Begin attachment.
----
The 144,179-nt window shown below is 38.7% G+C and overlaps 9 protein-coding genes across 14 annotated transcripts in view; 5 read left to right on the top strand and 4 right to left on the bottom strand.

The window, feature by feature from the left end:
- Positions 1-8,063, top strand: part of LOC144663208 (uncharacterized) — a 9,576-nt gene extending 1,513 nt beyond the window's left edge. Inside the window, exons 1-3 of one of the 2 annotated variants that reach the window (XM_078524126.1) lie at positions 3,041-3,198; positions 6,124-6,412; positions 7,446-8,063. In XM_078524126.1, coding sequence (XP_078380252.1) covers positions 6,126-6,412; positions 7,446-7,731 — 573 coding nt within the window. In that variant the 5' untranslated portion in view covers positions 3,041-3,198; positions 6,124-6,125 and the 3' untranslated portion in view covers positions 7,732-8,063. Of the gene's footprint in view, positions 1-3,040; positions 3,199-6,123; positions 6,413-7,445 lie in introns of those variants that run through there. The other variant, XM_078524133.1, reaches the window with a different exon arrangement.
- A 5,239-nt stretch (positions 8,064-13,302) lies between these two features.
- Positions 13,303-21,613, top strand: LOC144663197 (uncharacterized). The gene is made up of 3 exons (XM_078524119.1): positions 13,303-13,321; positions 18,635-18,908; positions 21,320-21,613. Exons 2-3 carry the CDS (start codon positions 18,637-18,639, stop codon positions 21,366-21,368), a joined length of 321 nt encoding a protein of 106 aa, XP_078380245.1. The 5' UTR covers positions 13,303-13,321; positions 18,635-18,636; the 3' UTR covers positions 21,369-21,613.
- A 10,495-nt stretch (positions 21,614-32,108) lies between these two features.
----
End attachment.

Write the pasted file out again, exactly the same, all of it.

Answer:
The 144,179-nt window shown below is 38.7% G+C and overlaps 9 protein-coding genes across 14 annotated transcripts in view; 5 read left to right on the top strand and 4 right to left on the bottom strand.

The window, feature by feature from the left end:
- Positions 1-8,063, top strand: part of LOC144663208 (uncharacterized) — a 9,576-nt gene extending 1,513 nt beyond the window's left edge. Inside the window, exons 1-3 of one of the 2 annotated variants that reach the window (XM_078524126.1) lie at positions 3,041-3,198; positions 6,124-6,412; positions 7,446-8,063. In XM_078524126.1, coding sequence (XP_078380252.1) covers positions 6,126-6,412; positions 7,446-7,731 — 573 coding nt within the window. In that variant the 5' untranslated portion in view covers positions 3,041-3,198; positions 6,124-6,125 and the 3' untranslated portion in view covers positions 7,732-8,063. Of the gene's footprint in view, positions 1-3,040; positions 3,199-6,123; positions 6,413-7,445 lie in introns of those variants that run through there. The other variant, XM_078524133.1, reaches the window with a different exon arrangement.
- A 5,239-nt stretch (positions 8,064-13,302) lies between these two features.
- Positions 13,303-21,613, top strand: LOC144663197 (uncharacterized). The gene is made up of 3 exons (XM_078524119.1): positions 13,303-13,321; positions 18,635-18,908; positions 21,320-21,613. Exons 2-3 carry the CDS (start codon positions 18,637-18,639, stop codon positions 21,366-21,368), a joined length of 321 nt encoding a protein of 106 aa, XP_078380245.1. The 5' UTR covers positions 13,303-13,321; positions 18,635-18,636; the 3' UTR covers positions 21,369-21,613.
- A 10,495-nt stretch (positions 21,614-32,108) lies between these two features.